Turkish President Recep Tayyip Erdoğan has rejected a calls from opposition parties for early elections, saying the elections will be held in 2023 as scheduled.
“They [opposition parties] have been talking about early elections, nothing will come out of such talk for you. If you have patience, you will wait at the door until 2023,” Erdoğan said at a meeting of his ruling Justice and Development Party (AKP) on Wednesday.
Chairman of Turkey’s main opposition Republican People’s Party (CHP) Kemal Kılıçdaroğlu and İYİ Party leader Meral Akşener have been calling for early elections, accusing the AKP, which has been in power since 2002, of governing the country poorly.
“We want elections. Turkey can’t go on like this. There is no merit-based employment or transparency. There is a Turkey that is governed by a single person. We are faced with a country in which money flows to the rich, while the poor are left to die,” Akşener said at a news conference with Kılıçdaroğlu in November.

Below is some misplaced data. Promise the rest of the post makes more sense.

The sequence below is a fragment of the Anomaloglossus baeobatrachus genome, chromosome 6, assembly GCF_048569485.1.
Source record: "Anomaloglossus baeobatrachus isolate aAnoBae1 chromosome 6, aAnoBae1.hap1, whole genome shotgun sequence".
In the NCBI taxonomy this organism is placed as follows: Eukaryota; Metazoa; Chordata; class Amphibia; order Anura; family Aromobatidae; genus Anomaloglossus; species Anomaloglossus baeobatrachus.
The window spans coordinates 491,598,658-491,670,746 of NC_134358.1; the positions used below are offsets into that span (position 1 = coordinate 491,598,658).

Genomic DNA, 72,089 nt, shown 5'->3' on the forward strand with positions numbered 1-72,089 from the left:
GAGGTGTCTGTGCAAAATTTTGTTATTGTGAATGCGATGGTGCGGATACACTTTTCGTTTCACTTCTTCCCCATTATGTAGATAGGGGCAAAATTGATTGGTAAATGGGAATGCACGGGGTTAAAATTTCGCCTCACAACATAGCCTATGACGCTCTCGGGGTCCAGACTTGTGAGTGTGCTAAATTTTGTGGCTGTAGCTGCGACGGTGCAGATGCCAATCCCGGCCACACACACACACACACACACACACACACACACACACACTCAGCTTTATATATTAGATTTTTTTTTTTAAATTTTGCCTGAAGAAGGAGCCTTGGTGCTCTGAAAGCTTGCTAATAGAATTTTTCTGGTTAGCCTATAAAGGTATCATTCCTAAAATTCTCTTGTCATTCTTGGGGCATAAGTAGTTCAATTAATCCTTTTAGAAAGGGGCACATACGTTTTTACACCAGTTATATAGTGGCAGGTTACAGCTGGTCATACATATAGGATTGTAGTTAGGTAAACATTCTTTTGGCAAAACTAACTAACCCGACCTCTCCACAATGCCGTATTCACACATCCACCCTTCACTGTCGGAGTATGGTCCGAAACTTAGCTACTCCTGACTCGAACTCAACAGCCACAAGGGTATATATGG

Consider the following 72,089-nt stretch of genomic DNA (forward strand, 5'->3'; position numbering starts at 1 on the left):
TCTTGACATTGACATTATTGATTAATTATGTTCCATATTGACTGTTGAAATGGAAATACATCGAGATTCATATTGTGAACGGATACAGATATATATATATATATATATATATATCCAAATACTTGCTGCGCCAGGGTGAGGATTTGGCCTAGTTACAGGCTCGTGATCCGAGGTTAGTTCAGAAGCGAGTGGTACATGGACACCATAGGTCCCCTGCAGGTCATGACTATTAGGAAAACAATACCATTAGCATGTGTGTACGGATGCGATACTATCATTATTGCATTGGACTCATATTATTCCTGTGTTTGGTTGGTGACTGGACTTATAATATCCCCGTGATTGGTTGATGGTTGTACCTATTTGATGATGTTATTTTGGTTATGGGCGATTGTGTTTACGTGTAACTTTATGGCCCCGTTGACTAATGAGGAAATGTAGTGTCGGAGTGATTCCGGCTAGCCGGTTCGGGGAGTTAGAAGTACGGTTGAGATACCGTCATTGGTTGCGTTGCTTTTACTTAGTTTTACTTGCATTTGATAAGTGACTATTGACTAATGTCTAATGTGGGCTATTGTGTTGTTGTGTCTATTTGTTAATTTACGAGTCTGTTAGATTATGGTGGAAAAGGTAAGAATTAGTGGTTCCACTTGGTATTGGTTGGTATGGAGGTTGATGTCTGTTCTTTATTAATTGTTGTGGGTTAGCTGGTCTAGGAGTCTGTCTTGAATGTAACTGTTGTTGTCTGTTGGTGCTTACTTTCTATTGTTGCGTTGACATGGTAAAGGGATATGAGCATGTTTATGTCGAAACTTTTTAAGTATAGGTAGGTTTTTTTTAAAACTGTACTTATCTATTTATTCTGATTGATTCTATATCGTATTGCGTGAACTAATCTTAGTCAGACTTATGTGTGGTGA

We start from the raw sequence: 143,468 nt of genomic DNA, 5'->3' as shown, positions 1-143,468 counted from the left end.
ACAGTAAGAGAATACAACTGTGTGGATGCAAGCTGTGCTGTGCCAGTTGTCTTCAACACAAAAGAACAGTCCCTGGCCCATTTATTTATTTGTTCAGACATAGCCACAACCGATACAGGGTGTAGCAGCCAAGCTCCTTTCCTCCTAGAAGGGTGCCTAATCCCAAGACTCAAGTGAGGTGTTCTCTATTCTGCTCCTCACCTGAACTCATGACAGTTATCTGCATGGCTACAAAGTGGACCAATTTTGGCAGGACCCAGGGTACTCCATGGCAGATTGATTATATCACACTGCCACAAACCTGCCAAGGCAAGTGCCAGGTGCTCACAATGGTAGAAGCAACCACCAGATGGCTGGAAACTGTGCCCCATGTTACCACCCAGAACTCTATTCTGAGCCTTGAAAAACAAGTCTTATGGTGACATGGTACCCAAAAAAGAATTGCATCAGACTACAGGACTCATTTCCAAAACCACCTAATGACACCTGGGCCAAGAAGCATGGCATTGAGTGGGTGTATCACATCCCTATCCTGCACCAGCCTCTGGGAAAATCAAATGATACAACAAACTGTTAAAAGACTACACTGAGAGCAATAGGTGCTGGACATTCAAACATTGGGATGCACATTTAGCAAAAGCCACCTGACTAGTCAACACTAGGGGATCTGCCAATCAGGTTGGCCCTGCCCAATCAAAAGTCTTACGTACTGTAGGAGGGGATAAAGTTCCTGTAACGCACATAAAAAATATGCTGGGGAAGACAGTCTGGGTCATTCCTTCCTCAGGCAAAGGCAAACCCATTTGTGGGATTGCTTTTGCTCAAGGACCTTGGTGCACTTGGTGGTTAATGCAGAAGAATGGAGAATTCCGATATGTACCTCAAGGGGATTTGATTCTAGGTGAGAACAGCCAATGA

Critics have been complaining about the country’s one-man rule, particularly after the presidential system of governance went into effect in Turkey in 2018 under which Erdoğan was elected as the first president, enjoying vast powers.
Turkey, which holds a general election every five years, is scheduled to hold the next general election in 2023.
In his speech Erdoğan also said Turkey has stepped into a new age in terms of the development of its democracy and economy over the past 18 years under his party’s rule.
Turkey has been going through a series of political and financial crises. There have been gross human rights violations and a regression in freedom of speech during the 18-year AKP rule as revealed in a recent report from CHP deputy Alpay Antman.